Health & Wellness

Smart Food Choices for Healthy Aging

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Maintaining a healthy diet and weight can be difficult at any age.

Remember the 10 pounds you gained as a freshman in college? The baby weight that refused to budge?

But as we move into our 50s, 60s and beyond, we face new challenges.  For one thing, our metabolism--the rate at which we burn calories—slows down because we lose muscle mass. [1] [2] That means that if we eat the same quantities of food at age 60 that we did at 30, we may put on a few pounds.

Meanwhile, the number of taste buds you have decreases as you age, and your sense of smell can also diminish, which means foods you’ve always loved may now seem bland. [3] Some medications, including pills to lower cholesterol and blood pressure may also change how food tastes. [4] When eating becomes less pleasurable, we may find ourselves dousing our food with salt and sugar, which can make health conditions like high blood pressure worse.

Here’s a simple recipe for healthier eating:

  • Change it up. Varied colors, textures, and spices can help make food more interesting according to the National Institute of Aging. [4] Try eating brightly hued vegetables like carrots, sweet potatoes, broccoli and tomatoes. Add texture and crunch with cheese and nuts, zing with herbs, spices and condiments, and brightness with a squirt of lemon or lime juice. Experiment with new flavors, from fresh or dried sage, thyme, turmeric and rosemary to different kinds of mustards, salsas and peppers. [4]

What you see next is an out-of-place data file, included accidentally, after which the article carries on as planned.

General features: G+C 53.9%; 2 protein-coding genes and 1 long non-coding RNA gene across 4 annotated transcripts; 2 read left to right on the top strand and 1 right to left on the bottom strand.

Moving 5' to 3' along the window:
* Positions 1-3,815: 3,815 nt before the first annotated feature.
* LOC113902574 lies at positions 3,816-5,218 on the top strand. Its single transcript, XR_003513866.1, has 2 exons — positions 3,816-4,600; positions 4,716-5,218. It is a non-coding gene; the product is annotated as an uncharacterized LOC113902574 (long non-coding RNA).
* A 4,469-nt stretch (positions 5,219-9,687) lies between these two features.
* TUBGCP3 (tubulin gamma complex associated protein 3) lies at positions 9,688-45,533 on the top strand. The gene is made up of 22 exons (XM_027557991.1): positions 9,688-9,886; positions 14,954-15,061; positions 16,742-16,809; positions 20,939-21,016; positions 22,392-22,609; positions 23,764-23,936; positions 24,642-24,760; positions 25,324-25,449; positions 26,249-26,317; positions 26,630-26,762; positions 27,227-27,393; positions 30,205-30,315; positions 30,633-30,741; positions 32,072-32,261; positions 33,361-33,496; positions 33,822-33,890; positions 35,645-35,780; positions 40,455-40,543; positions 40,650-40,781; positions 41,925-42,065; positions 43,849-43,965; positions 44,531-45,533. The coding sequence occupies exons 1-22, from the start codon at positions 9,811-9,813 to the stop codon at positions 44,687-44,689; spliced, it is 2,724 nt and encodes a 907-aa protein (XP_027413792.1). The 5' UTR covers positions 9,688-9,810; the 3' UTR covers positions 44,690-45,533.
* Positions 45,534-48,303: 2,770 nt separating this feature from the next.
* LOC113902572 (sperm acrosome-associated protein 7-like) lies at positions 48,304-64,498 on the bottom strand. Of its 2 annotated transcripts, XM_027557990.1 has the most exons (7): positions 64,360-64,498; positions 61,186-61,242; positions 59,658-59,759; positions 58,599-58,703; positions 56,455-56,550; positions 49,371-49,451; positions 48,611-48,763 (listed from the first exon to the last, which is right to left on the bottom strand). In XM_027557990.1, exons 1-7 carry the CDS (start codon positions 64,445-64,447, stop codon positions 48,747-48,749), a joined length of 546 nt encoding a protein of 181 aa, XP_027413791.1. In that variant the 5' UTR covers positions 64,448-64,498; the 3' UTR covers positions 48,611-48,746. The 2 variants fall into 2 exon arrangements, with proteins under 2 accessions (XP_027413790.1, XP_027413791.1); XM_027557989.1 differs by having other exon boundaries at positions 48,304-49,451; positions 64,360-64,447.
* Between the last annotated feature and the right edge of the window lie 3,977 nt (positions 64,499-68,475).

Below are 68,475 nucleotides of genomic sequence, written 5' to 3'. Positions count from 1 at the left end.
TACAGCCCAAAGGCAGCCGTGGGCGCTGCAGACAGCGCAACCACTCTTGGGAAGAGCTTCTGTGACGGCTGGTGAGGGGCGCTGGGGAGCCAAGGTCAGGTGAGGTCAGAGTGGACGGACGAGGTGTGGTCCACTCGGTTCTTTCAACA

• Try new grains. For a healthy diet, half of your grains should be whole grains. If whole grain breads and cereals are already daily staples, try some less familiar ones, like freekeh, barley, buckwheat, bulgur, quinoa and whole-wheat couscous. They’re great as side dishes or as additions to salads and soups. 
  • Monitor your meals: Build a customized nutrition plan with the help of the United States Department of Agriculture’s Supertracker website. Just answer a few simple questions, enter your personal goals, and a diet plan will instantly be generated. Then, you can enter your meals in the “Food Tracker” to keep a tally on how you’re doing. The website also features a food journal, physical activity trackers, sample meal plans and more. 
  • Keep portion sizes in check: Get to know healthy portion sizes so you can see how the food on your plate measures up. Some guidelines from the National Institute on Aging’s Healthy Eating After 50 report: three ounces of meat or poultry is about the size of a deck of cards; a half cup of fruit, rice or pasta is equal to half a baseball; a whole baseball is the size of a cup of salad greens. Visualize four dice when you’re aiming for an ounce and a half of cheese; the tip of your first finger when you’re measuring a teaspoon of butter, and a ping-pong ball when you’re spreading two tablespoons of peanut butter on your whole-wheat bread. [5]

How have you changed your eating habits as you’ve gotten older?

References:

 1. Four Metabolism Myths and Facts; Academy of Nutrition and Dietetics

2. Aging, Basal Metabolic Rate, and Nutrition; Nihon Ronen Igakkai Zasshi. 1993 Jul;30(7):572-6.

3. Aging Changes in the Senses, U.S. National Library of Medicine

4. Smell and Taste: Spice of Life, National Institute on Aging.

5.  Healthy Eating After 50, National Institute on Aging. 

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